Anthony Lishka

Retirement, Investing, Lifestage Based Planning
“Anthony Lishka is the Co-Owner of Lishka Financial trademark, a full-service independent financial advising firm, based in Portland, Oregon and currently manages $65M. Anthony advises clients as a trusted charted financial consultant.”

Lishka Financial™

Job Title:



Anthony Lishka is the Co-Owner of Lishka Financial trademark, a full-service independent financial advising firm, based in Portland, Oregon. Lishka Financial are committed to helping people pursue their financial goals by offering a wide range of financial products and services to individuals and business owners.

A believer in continuing professional development, Anthony earned his Chartered Financial Consultant (ChFC ®) designation from the American College of Financial Services. Anthony recognizes the challenges investors face when planning their retirement, college and estate strategies. His financial consulting process is committed to maintain the highest standards of integrity and professionalism when helping clients achieve their goals.

Anthony lives in Molalla, Oregon. When not in the office, you can often find him coaching youth soccer in and around the local Portland community. He also recharges with family camping and fishing trips. Anthony is a proud Portland Timbers fan, and spends many a weekend afternoon cheering on his team at Providence Park.


AS, Business Administration and Management, Clackamas Community College

Assets Under Management:

$65 million

Fee Structure:


CRD Number:


Insurance License:



Crown Capital Securities, L.P. ("Crown") and its affiliated companies are concerned about your privacy and are committed to maintaining the trust and confidence of our customers. In order for us to provide you with high quality products and services, we must collect personal information about you. We believe you should know about the information we collect, the safeguards we have in place to protect it, and the situations in which we might share information with select business partners.

The following describes our Privacy Policy. Please review this information and feel free to contact us with any questions. The kinds of non-public personal information we collect about you:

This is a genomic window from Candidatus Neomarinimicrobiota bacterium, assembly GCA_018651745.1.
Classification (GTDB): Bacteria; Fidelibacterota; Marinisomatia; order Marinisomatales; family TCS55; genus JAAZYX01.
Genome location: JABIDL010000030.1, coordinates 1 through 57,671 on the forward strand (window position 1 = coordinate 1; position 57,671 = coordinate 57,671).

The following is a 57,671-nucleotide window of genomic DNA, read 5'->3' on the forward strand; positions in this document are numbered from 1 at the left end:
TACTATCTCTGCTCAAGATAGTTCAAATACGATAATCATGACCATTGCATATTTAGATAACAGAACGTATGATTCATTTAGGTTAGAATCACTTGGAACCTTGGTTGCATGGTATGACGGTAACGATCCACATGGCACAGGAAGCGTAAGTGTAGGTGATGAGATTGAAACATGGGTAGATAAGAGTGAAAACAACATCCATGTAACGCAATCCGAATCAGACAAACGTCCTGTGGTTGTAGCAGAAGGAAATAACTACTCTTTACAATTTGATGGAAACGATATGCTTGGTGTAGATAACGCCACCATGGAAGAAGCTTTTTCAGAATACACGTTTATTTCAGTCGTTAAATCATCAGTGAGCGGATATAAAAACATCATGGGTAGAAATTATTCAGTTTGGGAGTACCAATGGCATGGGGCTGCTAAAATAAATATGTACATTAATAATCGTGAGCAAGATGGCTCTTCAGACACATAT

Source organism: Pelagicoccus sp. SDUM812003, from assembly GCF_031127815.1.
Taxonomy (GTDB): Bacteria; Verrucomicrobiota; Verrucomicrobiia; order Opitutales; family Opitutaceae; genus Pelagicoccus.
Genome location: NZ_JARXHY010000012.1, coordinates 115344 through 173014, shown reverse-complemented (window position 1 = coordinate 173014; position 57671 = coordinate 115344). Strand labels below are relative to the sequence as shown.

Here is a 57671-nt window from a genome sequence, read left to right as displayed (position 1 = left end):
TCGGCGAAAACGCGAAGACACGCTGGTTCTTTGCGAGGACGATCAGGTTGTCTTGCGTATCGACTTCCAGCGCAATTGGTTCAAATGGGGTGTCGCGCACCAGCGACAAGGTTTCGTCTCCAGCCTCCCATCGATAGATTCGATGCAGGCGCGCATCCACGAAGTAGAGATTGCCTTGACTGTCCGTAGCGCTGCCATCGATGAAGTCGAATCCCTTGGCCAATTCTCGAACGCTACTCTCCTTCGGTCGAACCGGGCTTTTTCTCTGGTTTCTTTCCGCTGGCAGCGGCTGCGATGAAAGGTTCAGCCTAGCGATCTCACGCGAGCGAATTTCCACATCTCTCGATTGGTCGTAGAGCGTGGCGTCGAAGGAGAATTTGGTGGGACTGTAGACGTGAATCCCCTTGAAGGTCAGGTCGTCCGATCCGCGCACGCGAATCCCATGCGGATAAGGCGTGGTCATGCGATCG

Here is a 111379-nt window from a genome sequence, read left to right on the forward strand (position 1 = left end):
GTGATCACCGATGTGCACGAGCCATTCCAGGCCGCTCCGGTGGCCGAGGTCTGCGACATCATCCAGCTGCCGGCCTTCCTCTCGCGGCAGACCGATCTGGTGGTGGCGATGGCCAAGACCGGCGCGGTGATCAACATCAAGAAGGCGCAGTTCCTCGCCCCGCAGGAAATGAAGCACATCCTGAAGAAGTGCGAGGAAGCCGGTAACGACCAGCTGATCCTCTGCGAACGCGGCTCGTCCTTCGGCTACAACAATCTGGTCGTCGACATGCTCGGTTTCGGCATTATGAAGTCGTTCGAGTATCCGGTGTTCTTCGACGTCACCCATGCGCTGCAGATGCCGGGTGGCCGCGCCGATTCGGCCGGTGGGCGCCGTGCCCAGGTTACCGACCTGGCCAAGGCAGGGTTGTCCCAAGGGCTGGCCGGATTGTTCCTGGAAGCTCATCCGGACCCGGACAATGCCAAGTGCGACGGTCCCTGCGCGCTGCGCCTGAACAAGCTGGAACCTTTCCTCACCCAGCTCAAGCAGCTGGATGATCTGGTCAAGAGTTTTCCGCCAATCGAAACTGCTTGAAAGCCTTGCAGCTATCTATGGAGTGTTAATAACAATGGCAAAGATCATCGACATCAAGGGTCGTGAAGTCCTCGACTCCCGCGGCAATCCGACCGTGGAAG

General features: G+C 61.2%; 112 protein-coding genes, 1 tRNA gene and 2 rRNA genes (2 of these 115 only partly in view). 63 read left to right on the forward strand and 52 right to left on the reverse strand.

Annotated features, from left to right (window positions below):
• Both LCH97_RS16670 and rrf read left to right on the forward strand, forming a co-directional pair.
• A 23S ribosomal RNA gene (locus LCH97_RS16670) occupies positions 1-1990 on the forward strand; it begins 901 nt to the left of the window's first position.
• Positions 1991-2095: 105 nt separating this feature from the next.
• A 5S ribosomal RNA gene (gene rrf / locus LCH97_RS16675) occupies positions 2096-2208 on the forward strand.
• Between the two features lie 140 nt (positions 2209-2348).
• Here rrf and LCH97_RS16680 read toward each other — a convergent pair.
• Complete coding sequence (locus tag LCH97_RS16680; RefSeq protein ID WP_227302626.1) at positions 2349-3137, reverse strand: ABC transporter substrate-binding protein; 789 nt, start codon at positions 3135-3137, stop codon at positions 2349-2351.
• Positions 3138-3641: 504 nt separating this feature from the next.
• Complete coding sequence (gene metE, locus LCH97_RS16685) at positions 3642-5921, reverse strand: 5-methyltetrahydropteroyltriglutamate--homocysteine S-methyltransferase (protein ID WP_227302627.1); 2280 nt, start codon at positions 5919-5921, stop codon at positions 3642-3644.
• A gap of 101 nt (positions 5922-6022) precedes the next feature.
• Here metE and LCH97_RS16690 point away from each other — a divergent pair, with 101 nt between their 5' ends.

Information from you on account applications and other forms, such as name, address, social security number, assets, types and amounts of investments, transactions and income; Information about your transactions with us, our affiliates, or with others, such as account activity, payment history, and products and services purchased; Information received from consumer reporting agencies, such as credit relationship and credit history; Information from other individuals, businesses and agencies, such as demographic, and/or medical information. Information that we may disclose to non-affiliated third parties: We do not sell or disclose your non-public personal information to non-affiliated marketing companies; We may disclose all of the information we collect, as described above, to companies that perform marketing or other services on our behalf, or to other financial institutions with whom we have joint marketing agreements. All of these companies are contractually obligated to keep the information that we provide to them confidential and use the information only for the services required and as allowed by applicable law or regulation, and are not permitted to share or use the information for any other purpose. We may disclose information about you to third parties, when it is necessary, in order to effect, administer, or enforce a transaction that you request or authorize, or to conduct our operations on your behalf. We may be required by law or regulation to disclose information to third parties. Examples include, in response to a subpoena, to prevent fraud, or to comply with rules of, or inquiries from, industry regulators. Safeguards to protect the confidentiality and security of your non-public personal information: We have implemented physical, electronic, and procedural safeguards to ensure that access to customer information is limited to employees, registered representatives and agents who may need access to it to do their jobs. They are required to respect the confidentiality of all customer information. If you decide to close your account(s) or become an inactive customer, we will adhere to the privacy policies and practices as described in this notice.